Part III: Handicrafts and everyday objects: Rickmer-Rickmers explanations about things of daily use

Equipment, industry.

Many tools, especially those with sharp blades, are imported from Russia. Above the fire hangs an iron frame that carries the large slate. The hooks for the cooking utensils hang down from the roof on long chains. The slaughtering takes place on mighty granite blocks, which look as if they have been polished smooth through many generations of use. Above the slaughtering block, four-armed hooks for hanging the animal are mounted in the outer wall of the building.


Long, low benches, small armchairs and often even armchairs can be seen; in the house of the Prince there are square throne-like armchairs decorated withing; tree trunks and stones serve as seats in front of the gate or on the village square.


The Svan almost always sleep on some low bed-like frame. Often there is a large platform that can accommodate many people. At such beds you can find all possible sizes, they are built differently according to purpose and means. Sometimes they consist of a frame with distanced transverse boards or two large boards lying lengthwise next to each other. In this way, beds of 4 to 5 metres in length are often created. Usually, only one end is used by two people for sleeping, but four men can also lie on it, with their heads facing inwards. One sleeps on and under quilts made of Russian calico, which are filled with rags, wool or tow, the same applies to the pillows.


There are almost no trained craftsmen; orders are given to skilled people instead. In the house of the Prince almost everything was made by workers from Svaneti, often very clean and intelligently made. Good silver workers (women’s jewellery) you find in Pari, Chubikhevi and Zchomari. Industry from outside the country was represented since 1900 by three Armenian tinkers from Artwin, who also made new copper kettles and jugs. One of the Armenians worked in the village, the others wandered and collected orders. They returned home after five years in Svanetia. They told us that they had done good business and had accumulated considerable savings.

There are many old copper objects of considerable size (chimney, boiler coffin, etc.), which suggests that once upon a time, a lot of copper was mined or cheaply imported. Traditionally, silver and copper ores were mined in Svaneti. People know many places where there are supposed to have been galleries in the mountain. I saw a 10 m long passage with traces of charcoal. They use charcoal for blacksmith’s work.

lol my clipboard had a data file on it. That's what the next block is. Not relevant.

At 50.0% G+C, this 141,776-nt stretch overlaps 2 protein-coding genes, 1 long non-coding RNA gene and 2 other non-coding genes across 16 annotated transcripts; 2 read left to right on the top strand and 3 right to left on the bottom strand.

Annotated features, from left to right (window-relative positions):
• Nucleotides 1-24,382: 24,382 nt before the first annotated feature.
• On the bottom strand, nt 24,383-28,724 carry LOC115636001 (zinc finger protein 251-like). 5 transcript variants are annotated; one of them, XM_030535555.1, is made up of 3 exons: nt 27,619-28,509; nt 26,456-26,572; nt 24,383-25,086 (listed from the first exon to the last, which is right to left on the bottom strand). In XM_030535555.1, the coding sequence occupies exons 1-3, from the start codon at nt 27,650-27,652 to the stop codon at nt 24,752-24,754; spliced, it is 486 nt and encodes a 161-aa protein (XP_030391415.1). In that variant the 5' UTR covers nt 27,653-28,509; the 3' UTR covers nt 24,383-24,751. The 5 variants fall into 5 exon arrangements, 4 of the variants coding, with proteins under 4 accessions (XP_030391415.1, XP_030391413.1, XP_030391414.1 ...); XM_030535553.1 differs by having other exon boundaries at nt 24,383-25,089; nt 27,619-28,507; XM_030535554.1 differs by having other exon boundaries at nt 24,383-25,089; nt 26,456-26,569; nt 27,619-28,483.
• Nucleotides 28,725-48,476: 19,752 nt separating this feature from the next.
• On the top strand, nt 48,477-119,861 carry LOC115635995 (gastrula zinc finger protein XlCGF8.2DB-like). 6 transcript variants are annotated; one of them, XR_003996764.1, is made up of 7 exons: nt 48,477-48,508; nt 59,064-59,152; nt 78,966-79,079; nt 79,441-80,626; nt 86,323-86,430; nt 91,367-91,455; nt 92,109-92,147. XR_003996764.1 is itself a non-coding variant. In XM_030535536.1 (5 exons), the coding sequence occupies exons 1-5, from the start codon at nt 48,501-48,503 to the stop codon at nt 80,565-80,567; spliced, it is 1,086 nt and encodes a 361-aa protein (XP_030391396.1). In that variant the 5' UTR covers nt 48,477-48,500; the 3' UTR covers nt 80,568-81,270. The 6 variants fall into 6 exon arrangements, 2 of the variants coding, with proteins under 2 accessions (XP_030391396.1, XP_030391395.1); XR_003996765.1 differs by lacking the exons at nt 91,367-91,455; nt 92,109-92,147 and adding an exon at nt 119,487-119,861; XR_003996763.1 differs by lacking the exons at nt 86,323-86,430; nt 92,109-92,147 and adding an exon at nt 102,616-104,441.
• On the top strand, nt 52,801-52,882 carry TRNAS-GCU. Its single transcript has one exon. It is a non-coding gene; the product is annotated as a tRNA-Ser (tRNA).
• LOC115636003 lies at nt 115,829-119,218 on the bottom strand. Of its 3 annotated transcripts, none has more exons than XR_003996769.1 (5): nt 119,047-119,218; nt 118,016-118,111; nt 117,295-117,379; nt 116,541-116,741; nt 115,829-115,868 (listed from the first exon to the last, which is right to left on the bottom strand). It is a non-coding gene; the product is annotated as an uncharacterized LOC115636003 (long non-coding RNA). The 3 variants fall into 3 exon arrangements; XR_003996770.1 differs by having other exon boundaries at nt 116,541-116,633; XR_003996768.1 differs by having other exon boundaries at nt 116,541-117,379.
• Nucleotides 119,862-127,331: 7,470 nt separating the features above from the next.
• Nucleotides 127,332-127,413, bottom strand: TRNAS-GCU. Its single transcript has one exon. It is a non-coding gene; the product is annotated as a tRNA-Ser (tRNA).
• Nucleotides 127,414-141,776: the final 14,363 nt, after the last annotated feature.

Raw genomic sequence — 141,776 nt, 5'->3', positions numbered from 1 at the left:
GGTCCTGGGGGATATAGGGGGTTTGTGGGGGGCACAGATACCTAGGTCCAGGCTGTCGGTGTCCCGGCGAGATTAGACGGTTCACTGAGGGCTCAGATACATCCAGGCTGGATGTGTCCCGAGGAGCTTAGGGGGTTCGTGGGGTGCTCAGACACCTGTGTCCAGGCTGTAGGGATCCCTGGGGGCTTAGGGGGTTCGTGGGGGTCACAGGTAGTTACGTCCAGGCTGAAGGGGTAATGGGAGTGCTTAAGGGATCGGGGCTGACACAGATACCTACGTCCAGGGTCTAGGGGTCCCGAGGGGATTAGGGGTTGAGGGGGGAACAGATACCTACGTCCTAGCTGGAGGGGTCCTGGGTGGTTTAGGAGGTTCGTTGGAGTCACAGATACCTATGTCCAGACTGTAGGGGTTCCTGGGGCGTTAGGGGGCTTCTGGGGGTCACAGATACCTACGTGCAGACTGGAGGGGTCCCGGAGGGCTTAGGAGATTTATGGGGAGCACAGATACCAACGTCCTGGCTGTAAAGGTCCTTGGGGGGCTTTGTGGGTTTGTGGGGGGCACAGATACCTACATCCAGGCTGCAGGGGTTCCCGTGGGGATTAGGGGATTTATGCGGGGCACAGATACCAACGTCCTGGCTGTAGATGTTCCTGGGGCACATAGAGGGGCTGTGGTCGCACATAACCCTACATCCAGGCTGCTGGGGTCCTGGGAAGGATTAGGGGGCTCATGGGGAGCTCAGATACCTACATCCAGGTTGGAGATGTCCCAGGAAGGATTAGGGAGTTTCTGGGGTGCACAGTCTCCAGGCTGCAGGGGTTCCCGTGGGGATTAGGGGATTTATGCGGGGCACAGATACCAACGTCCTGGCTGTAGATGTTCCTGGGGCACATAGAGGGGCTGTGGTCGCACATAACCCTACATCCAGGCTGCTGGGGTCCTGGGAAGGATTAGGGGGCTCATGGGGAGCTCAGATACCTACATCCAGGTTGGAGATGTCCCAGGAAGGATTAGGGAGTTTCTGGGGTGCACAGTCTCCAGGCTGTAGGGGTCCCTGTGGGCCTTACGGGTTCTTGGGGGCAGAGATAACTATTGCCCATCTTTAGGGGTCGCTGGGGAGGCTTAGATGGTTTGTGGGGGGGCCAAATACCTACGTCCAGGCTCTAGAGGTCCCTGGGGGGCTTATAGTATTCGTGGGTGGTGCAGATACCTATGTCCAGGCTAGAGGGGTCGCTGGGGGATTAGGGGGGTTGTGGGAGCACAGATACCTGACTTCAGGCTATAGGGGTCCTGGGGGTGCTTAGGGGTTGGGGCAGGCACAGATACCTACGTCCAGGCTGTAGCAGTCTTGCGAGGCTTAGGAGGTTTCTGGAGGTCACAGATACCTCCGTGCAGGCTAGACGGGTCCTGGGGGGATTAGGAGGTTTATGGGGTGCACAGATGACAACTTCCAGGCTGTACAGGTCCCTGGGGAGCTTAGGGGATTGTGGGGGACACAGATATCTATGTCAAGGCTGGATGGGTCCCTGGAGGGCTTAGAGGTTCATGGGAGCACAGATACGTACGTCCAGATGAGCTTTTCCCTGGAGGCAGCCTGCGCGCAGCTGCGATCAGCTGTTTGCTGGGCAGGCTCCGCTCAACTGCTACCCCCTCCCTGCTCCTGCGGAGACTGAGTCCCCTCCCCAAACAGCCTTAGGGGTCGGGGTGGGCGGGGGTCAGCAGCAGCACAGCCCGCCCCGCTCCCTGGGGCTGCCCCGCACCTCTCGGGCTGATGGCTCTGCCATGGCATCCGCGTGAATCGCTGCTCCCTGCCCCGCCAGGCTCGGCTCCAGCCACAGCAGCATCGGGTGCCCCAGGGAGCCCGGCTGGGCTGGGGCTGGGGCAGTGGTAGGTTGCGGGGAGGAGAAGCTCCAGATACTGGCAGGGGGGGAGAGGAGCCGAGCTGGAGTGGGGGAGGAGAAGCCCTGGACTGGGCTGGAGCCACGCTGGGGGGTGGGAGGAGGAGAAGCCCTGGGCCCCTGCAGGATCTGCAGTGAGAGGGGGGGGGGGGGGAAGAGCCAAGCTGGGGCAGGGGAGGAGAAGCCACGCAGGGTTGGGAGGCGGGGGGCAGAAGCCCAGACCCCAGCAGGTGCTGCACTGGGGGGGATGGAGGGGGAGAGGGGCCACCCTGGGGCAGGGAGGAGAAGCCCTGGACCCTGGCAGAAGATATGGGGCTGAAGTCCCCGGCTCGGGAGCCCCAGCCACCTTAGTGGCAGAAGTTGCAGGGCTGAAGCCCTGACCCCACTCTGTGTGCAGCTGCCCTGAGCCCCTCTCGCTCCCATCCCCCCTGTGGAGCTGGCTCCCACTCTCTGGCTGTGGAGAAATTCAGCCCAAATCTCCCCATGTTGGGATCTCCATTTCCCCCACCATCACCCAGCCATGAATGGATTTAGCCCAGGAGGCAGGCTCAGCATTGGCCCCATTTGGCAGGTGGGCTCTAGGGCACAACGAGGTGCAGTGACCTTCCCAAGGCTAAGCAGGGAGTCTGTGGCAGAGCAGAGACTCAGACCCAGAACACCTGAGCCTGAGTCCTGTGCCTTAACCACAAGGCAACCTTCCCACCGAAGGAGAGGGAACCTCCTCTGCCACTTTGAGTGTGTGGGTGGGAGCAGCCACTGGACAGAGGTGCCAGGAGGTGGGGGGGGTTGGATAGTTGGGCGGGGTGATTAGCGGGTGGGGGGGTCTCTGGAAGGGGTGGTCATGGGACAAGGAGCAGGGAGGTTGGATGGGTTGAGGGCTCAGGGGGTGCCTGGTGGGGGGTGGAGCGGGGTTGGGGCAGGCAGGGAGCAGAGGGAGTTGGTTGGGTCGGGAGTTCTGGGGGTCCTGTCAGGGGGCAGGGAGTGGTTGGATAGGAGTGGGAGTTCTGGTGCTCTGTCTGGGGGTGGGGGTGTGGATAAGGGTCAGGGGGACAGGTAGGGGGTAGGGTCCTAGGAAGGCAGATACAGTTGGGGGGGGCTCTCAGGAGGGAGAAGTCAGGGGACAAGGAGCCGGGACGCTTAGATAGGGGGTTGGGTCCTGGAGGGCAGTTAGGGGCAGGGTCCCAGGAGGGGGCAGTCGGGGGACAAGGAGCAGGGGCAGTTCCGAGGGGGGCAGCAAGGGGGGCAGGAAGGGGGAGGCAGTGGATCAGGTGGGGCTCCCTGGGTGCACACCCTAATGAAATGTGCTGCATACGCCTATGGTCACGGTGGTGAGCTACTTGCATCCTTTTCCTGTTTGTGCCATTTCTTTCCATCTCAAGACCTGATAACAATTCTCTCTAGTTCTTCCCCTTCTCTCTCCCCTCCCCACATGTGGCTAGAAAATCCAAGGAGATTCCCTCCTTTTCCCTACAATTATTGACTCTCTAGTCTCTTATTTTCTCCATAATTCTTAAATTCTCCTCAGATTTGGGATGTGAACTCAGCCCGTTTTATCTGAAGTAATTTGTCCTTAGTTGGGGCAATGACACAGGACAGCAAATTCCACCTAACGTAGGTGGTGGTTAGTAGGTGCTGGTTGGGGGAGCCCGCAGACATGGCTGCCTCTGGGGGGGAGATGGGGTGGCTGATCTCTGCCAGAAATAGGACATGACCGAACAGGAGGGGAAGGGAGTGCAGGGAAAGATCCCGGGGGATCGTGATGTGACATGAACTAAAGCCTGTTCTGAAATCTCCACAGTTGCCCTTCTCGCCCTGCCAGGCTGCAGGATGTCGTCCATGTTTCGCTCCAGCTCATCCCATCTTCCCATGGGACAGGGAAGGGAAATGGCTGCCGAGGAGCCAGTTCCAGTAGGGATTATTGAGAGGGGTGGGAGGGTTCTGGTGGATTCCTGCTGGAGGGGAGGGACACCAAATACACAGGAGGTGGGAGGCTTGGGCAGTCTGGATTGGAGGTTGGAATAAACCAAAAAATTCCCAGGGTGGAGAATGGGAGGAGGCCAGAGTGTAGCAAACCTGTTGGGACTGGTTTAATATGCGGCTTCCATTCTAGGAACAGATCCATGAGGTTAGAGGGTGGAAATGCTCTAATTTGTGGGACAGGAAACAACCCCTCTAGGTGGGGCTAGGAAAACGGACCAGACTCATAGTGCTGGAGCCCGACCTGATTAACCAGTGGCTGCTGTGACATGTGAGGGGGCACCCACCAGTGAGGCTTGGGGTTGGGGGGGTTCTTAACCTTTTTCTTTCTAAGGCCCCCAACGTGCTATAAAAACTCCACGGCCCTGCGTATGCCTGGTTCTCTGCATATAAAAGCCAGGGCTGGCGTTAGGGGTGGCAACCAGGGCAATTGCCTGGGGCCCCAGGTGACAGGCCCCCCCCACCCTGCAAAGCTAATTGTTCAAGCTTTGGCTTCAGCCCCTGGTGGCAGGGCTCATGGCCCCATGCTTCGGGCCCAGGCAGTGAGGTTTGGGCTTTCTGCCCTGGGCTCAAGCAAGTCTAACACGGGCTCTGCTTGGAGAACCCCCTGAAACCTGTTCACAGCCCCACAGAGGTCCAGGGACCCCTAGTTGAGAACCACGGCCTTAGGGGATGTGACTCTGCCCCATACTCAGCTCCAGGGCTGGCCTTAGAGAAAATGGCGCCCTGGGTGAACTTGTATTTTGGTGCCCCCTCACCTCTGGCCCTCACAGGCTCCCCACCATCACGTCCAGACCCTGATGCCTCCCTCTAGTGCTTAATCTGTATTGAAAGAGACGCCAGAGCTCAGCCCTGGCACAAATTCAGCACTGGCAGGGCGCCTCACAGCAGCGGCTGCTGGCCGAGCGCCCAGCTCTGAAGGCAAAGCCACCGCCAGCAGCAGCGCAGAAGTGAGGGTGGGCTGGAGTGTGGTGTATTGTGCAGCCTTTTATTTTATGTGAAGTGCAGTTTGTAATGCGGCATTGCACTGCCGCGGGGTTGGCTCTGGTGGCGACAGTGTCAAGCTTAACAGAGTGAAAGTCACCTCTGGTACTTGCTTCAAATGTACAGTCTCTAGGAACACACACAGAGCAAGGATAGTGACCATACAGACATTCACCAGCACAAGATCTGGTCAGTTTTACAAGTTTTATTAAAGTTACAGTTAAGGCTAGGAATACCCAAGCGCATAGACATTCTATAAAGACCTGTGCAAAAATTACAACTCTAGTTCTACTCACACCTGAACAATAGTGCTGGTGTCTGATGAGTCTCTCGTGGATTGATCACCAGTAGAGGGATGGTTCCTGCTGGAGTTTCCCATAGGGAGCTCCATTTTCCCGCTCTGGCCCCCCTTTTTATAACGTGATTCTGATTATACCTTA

The doors of the houses usually consist of two wings, and each side is made of one board. The gate to the courtyard has an iron lock. Troughs and watering places for livestock people made of hollow trunks, conduit gutters of thin trunks cut lengthwise. Cupboards are rarely found, [the manly use chests and boxes for storage]. Araki brandy is stored in clay jugs underground. In the granary, there are huge crates with carvings that remind us of the barrels of our wineries. Here, four strong corner pillars are connected by 4 cm thick oak boards; the whole thing tapers a little towards the top. In Prince Dadeschkeliani’s case, I could see boxes of 2,70 m height, which measured 3,80 m by 3,80 m at the bottom. Others measured 2.40 m by 3.10 m on the ground and 1.60 m by 2.00 m. Most of them were one meter high and measured 1.30 m by 1.30 m on the ground.

The Svans are adept at exploiting natural forms of wood, e.g. making hay forks from grown branches and meat and clothes hooks from roofstocks. You can also see ladders from trees that have formed two parallel trunks close to the root. The rungs of the ladder are inserted with dovetails.

One of the few amenities that the princes had in advance of the simple inhabitants of Svaneti is the chimney. It ensures that the smoke from the open fire does not spread throughout the hall before it finds its way through the roof. It is riveted from thin copper plates. Its circumference is 4.50 m at the bottom, 0.40 m at the top, and it is 2.50 m high. Household items also included funnel-like wooden wickerwork for draining the cheese and flour sieves made of wooden wickerwork.

Making a loden hat

The wool is felted and then loosened up with a bow by holding the tendon in a heap and „flitting“ with it. The loose, fluffy mass is evenly layered hand-high in disc form on the linen. They place a wooden roll on one end. The linen cloth and felt are then rolled up and rolled back and forth until the mass is compressed to about the thickness of a finger. You must permanently check whether there are any leaks or nodules. The edge of the felt must then be trimmed a little, and the whole thing is put in hot water. It is soaped in it and rolled again. Now the felt almost shows its final thickness. It is folded and kneaded and tumbled with the hands until the lather is pressed out thoroughly. Finally, they put the whole thing on a wooden form, and you take off any unnecessary hair. They also singe off the wool to obtain a black cap.

The Svan „mill wheel“ is a turbine made of wood.

Translation: © Stefan Applis (2020)

Photography: © Stefan Applis (2019)

Text: German geographical sheets. Bremen 1903, XXVI volume. 12